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While there are several apps designed to turn the iPad or iPhone into a secondary display for a Mac, the most popular options use Wi-Fi, which can render them all but unusable at times due to unavoidable lag. A new app from developer and former Apple Engineer Rahul Dewan aims to solve these lag problems with a tethered solution that turns an iOS device into a more reliable secondary display.
Duet Display, which is launching today, is the one of the first apps that transforms the iPad and the iPhone into an extra display for the Mac using a Lightning or 30-pin cable. By sending data over a cable instead of Wi-Fi, Duet Display is able to greatly improve on the lag is typically present when an iOS device is used as a secondary display.
Duet Display offers both a Retina mode and a non-Retina mode, along with options for 30 or 60 frames per second, and it’s easy to install and setup, requiring just the Mac app, the iOS app, and a cable to connect the two devices.
The Duet Display app is inarguably an improvement over other options today, but it is not a perfect solution. As detailed in the video walkthrough of the app below, MacRumors experienced some issues when testing the app. On a 2012 Retina MacBook Pro, Duet Display’s Retina mode caused a significant amount of cursor lag, rendering the app nearly unusable, and the CPU usage climbed to well over 200 percent.
Non-Retina mode (which is enabled in the app by default) offered a more lag free experience, but the trade off caused the secondary iPad Air 2 display to look fuzzy — a disappointment given the inherent clarity of the screen on Apple’s newest tablet. Non-Retina mode in Duet Display degrades the quality of all Retina displays to a noticeable degree.
According to the developer, performance is better on Macs released in 2013 or later, and users who only want to view one static window may not have any problems. Furthermore, many users may find the utility of a secondary iPad or iPhone display to be enough to outweigh the lack of a Retina experience.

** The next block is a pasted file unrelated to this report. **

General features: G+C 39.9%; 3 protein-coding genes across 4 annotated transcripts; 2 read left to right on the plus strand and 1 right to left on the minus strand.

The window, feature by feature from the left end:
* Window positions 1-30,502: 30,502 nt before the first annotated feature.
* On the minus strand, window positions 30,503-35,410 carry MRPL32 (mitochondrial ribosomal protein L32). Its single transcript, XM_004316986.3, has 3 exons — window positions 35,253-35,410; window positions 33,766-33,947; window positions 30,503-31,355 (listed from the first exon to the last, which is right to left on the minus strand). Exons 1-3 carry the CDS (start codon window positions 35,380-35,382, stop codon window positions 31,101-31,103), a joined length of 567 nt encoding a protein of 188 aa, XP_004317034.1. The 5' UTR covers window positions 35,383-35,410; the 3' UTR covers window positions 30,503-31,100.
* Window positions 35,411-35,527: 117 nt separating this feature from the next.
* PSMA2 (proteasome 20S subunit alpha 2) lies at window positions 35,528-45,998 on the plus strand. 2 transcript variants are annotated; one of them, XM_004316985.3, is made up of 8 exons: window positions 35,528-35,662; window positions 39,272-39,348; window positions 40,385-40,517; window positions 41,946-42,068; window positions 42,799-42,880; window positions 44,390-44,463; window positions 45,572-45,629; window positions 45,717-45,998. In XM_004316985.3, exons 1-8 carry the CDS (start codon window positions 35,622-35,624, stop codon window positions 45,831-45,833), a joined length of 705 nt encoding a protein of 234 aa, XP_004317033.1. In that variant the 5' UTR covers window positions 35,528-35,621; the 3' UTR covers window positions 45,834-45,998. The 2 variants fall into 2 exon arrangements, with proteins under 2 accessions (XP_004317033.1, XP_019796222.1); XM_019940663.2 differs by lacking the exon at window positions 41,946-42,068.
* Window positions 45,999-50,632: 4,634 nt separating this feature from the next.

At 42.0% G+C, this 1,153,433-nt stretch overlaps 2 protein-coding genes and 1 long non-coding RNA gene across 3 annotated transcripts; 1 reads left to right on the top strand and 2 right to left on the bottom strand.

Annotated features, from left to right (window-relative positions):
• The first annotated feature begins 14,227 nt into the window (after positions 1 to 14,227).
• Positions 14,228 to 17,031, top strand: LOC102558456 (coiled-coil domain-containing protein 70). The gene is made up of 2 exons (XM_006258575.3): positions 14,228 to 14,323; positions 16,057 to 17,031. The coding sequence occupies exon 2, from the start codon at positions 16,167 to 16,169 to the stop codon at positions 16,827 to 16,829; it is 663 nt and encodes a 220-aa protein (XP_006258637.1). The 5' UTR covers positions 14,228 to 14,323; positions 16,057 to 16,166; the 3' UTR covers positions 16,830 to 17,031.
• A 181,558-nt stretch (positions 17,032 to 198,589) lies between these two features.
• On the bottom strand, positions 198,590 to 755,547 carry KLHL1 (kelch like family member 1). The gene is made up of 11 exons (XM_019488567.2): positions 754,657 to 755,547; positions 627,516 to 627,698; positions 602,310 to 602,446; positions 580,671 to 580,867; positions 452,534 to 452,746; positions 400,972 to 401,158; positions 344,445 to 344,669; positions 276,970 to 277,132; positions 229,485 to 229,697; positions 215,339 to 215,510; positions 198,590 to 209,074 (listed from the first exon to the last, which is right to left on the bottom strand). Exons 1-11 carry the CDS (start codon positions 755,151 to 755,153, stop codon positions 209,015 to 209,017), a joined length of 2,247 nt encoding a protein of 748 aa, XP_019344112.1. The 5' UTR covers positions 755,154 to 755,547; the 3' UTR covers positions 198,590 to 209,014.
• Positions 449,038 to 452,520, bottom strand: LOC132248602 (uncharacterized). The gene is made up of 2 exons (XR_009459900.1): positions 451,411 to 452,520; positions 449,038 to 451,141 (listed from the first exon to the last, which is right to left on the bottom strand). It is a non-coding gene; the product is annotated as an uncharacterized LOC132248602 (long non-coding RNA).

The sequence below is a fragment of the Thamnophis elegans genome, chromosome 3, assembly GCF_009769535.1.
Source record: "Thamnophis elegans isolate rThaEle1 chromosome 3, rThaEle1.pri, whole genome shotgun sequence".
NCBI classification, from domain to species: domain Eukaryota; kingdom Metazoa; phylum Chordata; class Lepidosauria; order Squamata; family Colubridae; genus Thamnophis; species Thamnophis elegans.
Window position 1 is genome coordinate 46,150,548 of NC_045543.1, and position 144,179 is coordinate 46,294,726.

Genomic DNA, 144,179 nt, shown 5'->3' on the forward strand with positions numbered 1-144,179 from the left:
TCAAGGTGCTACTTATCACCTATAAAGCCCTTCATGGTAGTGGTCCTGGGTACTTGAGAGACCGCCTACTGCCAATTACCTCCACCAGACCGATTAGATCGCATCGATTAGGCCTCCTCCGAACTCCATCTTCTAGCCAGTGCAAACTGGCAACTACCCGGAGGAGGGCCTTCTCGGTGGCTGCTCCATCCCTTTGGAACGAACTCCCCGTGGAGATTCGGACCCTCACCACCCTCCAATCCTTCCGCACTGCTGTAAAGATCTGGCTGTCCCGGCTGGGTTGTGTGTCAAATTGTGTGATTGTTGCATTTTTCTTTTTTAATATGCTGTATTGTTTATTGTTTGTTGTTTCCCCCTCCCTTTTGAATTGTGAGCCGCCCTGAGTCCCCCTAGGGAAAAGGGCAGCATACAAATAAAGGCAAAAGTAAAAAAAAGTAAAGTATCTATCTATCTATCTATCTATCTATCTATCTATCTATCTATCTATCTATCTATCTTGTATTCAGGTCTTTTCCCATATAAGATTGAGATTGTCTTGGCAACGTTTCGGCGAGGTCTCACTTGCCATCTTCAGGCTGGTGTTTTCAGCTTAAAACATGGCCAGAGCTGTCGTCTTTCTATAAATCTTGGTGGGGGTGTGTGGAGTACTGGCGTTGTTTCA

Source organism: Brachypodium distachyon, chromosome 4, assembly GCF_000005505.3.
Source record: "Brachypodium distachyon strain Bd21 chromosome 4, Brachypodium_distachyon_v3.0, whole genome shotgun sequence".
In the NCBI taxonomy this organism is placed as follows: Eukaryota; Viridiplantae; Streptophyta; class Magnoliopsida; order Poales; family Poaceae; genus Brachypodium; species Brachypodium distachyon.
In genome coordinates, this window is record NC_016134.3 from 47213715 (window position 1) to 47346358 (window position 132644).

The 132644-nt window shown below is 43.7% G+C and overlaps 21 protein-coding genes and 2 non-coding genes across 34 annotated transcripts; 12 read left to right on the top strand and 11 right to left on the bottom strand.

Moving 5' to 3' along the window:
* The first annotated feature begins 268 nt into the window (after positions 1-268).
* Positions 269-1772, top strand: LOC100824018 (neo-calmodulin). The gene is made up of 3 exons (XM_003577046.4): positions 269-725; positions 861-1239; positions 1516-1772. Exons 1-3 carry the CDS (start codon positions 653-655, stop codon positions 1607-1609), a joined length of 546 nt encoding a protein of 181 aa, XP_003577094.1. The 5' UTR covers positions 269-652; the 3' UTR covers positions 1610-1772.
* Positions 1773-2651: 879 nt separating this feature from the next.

Though the iPad Air 2 and other Retina devices don’t look good in non-Retina mode, Duet Display is a great solution for older iPads that people might have little use for. An original iPad or iPad 2 does not have a Retina screen, and will work well with older Macs as secondary displays.
Along with the Retina issue, potential buyers should be aware of some other small issues that we ran into. Even in non-Retina mode, on a 2012 Retina MacBook Pro, there was some slight cursor lag, and we also had problems with visual artifacts on some apps. When watching YouTube videos, for example, there were some occasional performance blips.
The developer assures us that he is working on improving Duet Display, and he plans to release iterative updates in the months to come to clear up lingering problems. As he suggests, it’s better to have an app that works most of the time with just a few problems rather than one of the existing Wi-Fi solutions that can be almost non-functional.
The Duet website claims that all Macs using OS X 10.9 or later work with the app, as well as all iPads and iPhones, but MacRumors was unable to get the software to work with a 2010 MacBook Air running OS X 10.10.2. According to the developer, the issue was due to the beta software, which does not work with the app. Along with a Mac running 10.9 or later, the app will also work with all iPads or iPhones running iOS 5.1.1 or later.
Duet Display may not provide the perfect secondary display experience, but in our testing, we found that it was more reliable than current Wi-Fi options, and we believe it’s a fantastic way to make good use of older iOS devices.
Duet Display for the Mac can be downloaded from the Duet website for free. The accompanying iOS app can purchased from the App Store for $9.99 for 24 hours, and then the price will go up to $14.99. [Direct Link]
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Point-of-sale manufacturer ShopKeep today updated its official iPad app with support for Apple Pay, now allowing customers to pay with their iPhone 6 or iPhone 6 Plus. Merchants can accept Apple Pay payments if they have a ShopKeep terminal and an Ingenico iCMP Bluetooth Credit Card reader, which sells for $249 and also supports mangetic swipe and contactless payments. The reader will also be able to support EMV chip card payments in the future.
What’s New in Version 2.5.2
Introducing support for Apple Pay.
ShopKeep has partnered with Ingenico, the global leader in secure electronic transactions, to integrate support for the iCMP card reader. This reader allows merchants to accept various forms of credit card payments, including magnetic swipe and contactless. This reader also supports chip card (EMV) capabilities, and support in the app will be available early next year ahead of the liability transition deadline.
ShopKeep’s move to accept Apple Pay comes a few weeks after payment processing service Square announced that it would be supporting Apple Pay at some point in 2015. Square would have to release all new hardware with built-in NFC connectivity to support Apple Pay, as its current reader is not able to accept the payment method.